In a recent case, Palmer v. Cook, 2019 NY Slip Op 29240 (Sup. Ct. Qns. Cty. Aug. 5, 2019), the court, inter alia, held that plaintiff sufficiently stated a claim for “caregiver status” discrimination under the New York City Human Rights Law.As with many blog posts, here I have addressed only a subset of this lengthy and detailed decision; the reader is encouraged to review the decision in its entirety.
The New York City Human Rights Law prohibits discrimination based on various bases, including, as relevant here, “caregiver status.” NYC Admin. Code § 8-107.
The statute defines “caregiver” and related terms as follows:
Caregiver. The term “caregiver” means a person who provides direct and ongoing care for a minor child or a care recipient. As used in this definition:
1. Care recipient. The term “care recipient” means a person with a disability who: (i) is a covered relative, or a person who resides in the caregiver’s household and (ii) relies on the caregiver for medical care or to meet the needs of daily living.
2. Covered relative. The term “covered relative” means a caregiver’s child, spouse, domestic partner, parent, sibling, grandchild or grandparent, or the child or parent of the caregiver’s spouse or domestic partner, or any other individual in a familial relationship with the caregiver as designated by the rules of the commission.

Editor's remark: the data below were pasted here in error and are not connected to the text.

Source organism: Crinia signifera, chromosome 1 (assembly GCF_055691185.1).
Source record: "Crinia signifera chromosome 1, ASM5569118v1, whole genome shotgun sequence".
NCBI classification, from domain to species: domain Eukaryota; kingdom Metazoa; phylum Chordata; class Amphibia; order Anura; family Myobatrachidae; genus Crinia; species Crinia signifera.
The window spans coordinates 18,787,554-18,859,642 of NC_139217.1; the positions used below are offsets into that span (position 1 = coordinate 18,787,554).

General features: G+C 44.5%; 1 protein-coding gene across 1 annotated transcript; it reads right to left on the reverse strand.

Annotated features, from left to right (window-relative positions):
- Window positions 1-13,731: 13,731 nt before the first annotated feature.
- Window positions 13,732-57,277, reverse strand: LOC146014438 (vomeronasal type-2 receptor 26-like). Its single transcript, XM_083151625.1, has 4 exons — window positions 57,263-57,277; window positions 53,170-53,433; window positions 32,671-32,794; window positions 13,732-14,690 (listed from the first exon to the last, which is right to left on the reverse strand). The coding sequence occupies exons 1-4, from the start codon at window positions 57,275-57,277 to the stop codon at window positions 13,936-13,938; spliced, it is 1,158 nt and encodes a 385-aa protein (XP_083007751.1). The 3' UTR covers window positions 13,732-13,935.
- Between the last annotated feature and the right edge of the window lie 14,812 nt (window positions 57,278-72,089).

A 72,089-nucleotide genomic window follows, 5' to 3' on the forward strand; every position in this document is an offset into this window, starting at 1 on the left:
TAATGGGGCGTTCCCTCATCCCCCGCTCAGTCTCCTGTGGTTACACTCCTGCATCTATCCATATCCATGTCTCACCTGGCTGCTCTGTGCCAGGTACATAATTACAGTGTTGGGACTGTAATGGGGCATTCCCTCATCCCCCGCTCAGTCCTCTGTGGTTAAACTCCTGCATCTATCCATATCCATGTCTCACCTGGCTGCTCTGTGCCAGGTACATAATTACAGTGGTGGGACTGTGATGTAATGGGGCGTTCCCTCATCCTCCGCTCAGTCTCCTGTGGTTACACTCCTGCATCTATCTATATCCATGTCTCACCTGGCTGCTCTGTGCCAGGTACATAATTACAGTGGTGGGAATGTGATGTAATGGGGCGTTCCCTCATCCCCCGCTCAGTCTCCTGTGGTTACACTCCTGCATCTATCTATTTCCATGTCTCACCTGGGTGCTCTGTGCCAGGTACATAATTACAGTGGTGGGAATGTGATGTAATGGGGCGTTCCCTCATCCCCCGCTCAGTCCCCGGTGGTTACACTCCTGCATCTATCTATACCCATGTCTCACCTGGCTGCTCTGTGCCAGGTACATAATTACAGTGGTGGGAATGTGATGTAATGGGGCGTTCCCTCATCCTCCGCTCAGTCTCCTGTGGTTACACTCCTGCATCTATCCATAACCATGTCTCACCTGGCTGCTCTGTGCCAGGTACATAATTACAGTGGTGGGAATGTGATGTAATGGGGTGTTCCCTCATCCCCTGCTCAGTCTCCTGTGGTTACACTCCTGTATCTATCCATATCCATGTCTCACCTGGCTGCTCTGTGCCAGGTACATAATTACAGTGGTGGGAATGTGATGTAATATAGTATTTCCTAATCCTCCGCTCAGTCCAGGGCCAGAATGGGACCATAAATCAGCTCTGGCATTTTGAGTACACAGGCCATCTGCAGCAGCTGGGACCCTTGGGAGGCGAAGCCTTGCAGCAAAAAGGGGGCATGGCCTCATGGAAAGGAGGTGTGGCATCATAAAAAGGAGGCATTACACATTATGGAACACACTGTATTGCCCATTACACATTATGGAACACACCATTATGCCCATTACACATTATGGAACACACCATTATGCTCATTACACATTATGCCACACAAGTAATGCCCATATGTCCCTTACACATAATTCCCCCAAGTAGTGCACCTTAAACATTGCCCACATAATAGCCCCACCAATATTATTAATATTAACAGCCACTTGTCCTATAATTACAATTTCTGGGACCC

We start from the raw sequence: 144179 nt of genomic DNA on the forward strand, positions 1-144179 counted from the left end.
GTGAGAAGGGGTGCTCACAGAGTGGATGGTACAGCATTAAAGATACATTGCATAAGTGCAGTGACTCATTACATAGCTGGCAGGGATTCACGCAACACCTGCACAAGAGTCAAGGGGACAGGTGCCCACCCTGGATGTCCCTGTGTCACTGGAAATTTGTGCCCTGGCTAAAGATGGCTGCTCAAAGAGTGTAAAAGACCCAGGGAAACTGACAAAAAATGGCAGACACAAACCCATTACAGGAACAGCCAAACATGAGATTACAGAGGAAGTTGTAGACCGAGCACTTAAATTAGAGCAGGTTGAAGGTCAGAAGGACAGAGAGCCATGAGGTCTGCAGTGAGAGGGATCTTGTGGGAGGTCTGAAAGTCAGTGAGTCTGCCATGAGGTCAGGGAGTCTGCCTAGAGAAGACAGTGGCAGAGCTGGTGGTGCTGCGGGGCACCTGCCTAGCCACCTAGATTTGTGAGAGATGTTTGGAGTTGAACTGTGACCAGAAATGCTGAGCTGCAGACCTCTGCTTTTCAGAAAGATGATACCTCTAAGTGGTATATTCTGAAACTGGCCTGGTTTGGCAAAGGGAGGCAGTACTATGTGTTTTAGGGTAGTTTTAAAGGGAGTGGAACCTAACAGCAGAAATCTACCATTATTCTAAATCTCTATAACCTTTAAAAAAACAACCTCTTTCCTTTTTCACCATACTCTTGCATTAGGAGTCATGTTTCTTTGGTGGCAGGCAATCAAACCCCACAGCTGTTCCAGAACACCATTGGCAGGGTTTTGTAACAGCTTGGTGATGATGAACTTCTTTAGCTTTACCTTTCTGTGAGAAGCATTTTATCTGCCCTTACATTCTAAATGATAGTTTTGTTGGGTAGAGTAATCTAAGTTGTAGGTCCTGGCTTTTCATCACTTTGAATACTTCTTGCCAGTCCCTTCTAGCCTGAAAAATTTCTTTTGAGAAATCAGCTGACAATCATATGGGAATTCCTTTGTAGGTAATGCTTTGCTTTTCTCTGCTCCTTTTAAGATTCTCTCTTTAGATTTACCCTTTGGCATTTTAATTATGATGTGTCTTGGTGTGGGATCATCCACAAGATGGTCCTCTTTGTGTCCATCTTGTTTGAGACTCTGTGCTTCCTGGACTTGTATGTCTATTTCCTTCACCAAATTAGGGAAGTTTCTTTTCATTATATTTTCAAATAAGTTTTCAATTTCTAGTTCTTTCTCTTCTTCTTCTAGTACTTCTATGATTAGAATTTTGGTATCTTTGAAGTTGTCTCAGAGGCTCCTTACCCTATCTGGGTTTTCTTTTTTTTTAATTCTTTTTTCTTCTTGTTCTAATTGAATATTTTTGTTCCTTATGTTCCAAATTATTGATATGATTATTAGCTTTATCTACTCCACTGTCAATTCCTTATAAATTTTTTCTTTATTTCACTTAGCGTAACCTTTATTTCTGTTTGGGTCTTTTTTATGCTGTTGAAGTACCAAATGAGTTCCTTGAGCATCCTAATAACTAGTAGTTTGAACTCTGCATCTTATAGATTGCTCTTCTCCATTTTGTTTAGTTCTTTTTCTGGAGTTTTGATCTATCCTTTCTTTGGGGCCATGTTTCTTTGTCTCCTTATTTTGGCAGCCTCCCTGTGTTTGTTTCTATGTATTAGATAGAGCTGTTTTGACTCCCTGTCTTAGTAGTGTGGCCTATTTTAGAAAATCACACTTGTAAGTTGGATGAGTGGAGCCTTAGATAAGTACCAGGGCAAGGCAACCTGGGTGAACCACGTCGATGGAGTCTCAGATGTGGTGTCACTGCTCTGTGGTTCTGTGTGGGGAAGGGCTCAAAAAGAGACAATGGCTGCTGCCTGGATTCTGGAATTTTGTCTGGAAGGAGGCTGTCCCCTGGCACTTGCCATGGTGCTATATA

NYC Admin. Code § 8-102.
The court here holds that, under the law, plaintiff sufficiently alleges this claim:
Within the Verified Complaint, Plaintiff states that her husband needed to begin chemotherapy. Plaintiff claims she requested four (4) hours off on eight (8) consecutive Fridays to take him to his chemotherapy sessions. Plaintiff affirms that this would have been a combination of vacation and other time that she accrued. Plaintiff alleges Defendant initially approved the request but recanted after Plaintiff attended two sessions. Plaintiff further alleges that throughout her 2010-2015 Employment Defendant made “grossly inappropriate and objectively hurtful statements” related to Plaintiff’s husband’s health. Finally, the $6,000 decrease in salary that Plaintiff received as a result of her need to leave work earlier to care for her husband, notwithstanding that Plaintiff still worked a full eight (8) hour day give rise to a claim for discrimination based on caregiver status pursuant to NYCHRL. [2019 NY Slip Op 29240 at *6-7.]
The court did note that it was “not clear whether these incidents arose during the period in which Plaintiff acquired caregiver status”, but held that it was denying defendant’s motion to dismiss plaintiff caregiver status discrimination claim and that it was doing so “[b]y affording the claim a liberal construction and affording the Plaintiff the benefit of every favorable inference.”
|↩1||As with many blog posts, here I have addressed only a subset of this lengthy and detailed decision; the reader is encouraged to review the decision in its entirety.|